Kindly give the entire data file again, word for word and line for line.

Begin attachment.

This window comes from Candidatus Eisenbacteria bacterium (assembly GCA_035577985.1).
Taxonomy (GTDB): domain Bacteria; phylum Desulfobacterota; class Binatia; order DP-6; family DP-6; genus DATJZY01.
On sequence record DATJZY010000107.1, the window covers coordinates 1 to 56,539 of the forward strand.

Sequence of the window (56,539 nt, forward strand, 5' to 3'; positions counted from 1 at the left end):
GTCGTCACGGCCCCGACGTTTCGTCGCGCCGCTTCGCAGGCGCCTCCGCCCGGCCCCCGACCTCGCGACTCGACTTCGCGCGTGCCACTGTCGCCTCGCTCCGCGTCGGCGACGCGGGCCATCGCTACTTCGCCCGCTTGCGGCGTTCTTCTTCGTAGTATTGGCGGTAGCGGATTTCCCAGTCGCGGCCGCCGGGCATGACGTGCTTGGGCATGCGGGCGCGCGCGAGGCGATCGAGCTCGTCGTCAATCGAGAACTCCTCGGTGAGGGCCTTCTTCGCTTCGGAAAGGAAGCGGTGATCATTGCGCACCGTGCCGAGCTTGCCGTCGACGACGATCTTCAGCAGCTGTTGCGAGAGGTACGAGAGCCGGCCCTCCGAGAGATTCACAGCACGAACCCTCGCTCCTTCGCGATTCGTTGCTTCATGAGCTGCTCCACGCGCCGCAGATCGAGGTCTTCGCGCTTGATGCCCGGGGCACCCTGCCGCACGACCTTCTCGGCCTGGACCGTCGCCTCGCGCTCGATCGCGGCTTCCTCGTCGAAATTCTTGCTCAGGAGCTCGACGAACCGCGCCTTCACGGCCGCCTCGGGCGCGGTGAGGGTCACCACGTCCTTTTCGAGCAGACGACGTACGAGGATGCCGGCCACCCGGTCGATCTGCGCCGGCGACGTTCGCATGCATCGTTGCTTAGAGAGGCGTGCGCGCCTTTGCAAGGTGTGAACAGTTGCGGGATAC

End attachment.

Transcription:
This window comes from Candidatus Eisenbacteria bacterium (assembly GCA_035577985.1).
Taxonomy (GTDB): domain Bacteria; phylum Desulfobacterota; class Binatia; order DP-6; family DP-6; genus DATJZY01.
On sequence record DATJZY010000107.1, the window covers coordinates 1 to 56,539 of the forward strand.

Sequence of the window (56,539 nt, forward strand, 5' to 3'; positions counted from 1 at the left end):
GTCGTCACGGCCCCGACGTTTCGTCGCGCCGCTTCGCAGGCGCCTCCGCCCGGCCCCCGACCTCGCGACTCGACTTCGCGCGTGCCACTGTCGCCTCGCTCCGCGTCGGCGACGCGGGCCATCGCTACTTCGCCCGCTTGCGGCGTTCTTCTTCGTAGTATTGGCGGTAGCGGATTTCCCAGTCGCGGCCGCCGGGCATGACGTGCTTGGGCATGCGGGCGCGCGCGAGGCGATCGAGCTCGTCGTCAATCGAGAACTCCTCGGTGAGGGCCTTCTTCGCTTCGGAAAGGAAGCGGTGATCATTGCGCACCGTGCCGAGCTTGCCGTCGACGACGATCTTCAGCAGCTGTTGCGAGAGGTACGAGAGCCGGCCCTCCGAGAGATTCACAGCACGAACCCTCGCTCCTTCGCGATTCGTTGCTTCATGAGCTGCTCCACGCGCCGCAGATCGAGGTCTTCGCGCTTGATGCCCGGGGCACCCTGCCGCACGACCTTCTCGGCCTGGACCGTCGCCTCGCGCTCGATCGCGGCTTCCTCGTCGAAATTCTTGCTCAGGAGCTCGACGAACCGCGCCTTCACGGCCGCCTCGGGCGCGGTGAGGGTCACCACGTCCTTTTCGAGCAGACGACGTACGAGGATGCCGGCCACCCGGTCGATCTGCGCCGGCGACGTTCGCATGCATCGTTGCTTAGAGAGGCGTGCGCGCCTTTGCAAGGTGTGAACAGTTGCGGGATAC